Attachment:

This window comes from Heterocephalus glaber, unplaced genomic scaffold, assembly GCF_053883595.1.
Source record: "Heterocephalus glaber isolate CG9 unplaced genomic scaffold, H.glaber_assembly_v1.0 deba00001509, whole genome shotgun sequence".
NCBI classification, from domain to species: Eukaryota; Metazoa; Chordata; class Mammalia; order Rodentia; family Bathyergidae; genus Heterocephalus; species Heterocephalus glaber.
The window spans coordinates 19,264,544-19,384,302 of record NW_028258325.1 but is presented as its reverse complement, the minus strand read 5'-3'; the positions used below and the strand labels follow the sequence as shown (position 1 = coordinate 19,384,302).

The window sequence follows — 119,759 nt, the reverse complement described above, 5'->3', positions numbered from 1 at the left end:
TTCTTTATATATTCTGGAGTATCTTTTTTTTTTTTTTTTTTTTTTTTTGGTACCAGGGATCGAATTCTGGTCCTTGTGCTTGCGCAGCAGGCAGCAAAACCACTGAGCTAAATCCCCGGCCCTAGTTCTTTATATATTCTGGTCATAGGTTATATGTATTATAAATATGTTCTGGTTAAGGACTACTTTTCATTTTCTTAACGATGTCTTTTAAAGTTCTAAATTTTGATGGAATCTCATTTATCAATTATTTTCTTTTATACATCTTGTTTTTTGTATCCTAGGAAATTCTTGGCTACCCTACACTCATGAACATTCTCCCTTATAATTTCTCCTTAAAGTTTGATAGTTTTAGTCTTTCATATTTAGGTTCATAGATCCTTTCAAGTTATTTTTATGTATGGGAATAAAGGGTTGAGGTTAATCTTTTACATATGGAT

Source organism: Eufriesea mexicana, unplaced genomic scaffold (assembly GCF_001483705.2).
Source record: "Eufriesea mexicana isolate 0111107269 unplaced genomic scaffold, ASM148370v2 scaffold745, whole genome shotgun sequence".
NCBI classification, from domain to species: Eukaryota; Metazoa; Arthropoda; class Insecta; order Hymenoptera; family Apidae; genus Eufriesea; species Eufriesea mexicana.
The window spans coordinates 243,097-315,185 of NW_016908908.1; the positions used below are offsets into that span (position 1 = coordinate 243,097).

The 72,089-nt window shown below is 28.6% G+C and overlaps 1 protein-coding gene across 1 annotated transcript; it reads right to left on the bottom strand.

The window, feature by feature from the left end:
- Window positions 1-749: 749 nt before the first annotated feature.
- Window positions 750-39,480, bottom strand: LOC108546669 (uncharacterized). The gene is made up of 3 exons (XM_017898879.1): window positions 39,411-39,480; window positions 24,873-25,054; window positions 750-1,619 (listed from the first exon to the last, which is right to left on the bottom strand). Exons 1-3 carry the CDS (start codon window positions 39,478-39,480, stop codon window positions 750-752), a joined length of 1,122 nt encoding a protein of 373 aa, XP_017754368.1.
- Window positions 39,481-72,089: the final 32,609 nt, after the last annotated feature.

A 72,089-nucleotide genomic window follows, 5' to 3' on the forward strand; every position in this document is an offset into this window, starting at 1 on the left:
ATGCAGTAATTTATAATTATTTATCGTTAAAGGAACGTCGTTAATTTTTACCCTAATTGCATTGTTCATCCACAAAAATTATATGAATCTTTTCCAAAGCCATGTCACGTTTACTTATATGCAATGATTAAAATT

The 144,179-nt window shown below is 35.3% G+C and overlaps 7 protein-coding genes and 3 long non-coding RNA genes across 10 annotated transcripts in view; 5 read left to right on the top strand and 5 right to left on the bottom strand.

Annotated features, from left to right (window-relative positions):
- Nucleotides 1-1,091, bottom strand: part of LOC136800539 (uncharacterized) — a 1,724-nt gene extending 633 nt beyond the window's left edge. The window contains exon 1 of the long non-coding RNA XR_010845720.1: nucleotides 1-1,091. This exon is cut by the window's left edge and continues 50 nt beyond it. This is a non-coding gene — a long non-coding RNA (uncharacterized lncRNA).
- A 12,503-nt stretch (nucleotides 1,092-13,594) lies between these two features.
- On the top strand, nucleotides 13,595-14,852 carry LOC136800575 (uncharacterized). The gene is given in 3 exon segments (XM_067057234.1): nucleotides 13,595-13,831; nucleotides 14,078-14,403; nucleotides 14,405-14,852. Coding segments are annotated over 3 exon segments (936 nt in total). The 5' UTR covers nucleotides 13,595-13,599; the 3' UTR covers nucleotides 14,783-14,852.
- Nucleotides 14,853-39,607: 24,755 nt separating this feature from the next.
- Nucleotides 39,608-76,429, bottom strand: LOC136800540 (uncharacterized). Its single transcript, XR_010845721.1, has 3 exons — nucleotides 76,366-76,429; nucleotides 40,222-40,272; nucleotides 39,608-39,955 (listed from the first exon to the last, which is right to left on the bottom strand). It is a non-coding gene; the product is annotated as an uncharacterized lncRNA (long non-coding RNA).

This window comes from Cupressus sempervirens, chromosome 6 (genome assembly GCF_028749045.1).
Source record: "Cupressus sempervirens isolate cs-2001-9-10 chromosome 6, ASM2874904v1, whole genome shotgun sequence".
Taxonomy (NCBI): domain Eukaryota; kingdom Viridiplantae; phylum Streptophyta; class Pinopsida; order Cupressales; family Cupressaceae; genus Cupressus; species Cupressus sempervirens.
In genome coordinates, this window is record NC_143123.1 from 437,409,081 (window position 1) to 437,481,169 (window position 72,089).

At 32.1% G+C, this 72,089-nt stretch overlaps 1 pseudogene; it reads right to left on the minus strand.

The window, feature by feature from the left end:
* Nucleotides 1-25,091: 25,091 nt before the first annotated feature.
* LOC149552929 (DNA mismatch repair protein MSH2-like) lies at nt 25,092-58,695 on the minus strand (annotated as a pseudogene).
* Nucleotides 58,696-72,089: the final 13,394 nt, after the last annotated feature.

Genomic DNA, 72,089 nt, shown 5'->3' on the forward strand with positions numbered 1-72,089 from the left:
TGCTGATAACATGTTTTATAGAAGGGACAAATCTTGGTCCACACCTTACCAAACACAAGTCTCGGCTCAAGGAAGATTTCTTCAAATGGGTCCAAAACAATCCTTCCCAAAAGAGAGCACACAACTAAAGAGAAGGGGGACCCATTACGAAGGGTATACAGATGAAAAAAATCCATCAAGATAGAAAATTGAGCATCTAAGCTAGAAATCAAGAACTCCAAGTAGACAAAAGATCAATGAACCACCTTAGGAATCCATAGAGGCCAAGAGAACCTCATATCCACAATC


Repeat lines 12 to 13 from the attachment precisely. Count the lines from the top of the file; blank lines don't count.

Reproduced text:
The window, feature by feature from the left end:
- Window positions 1-749: 749 nt before the first annotated feature.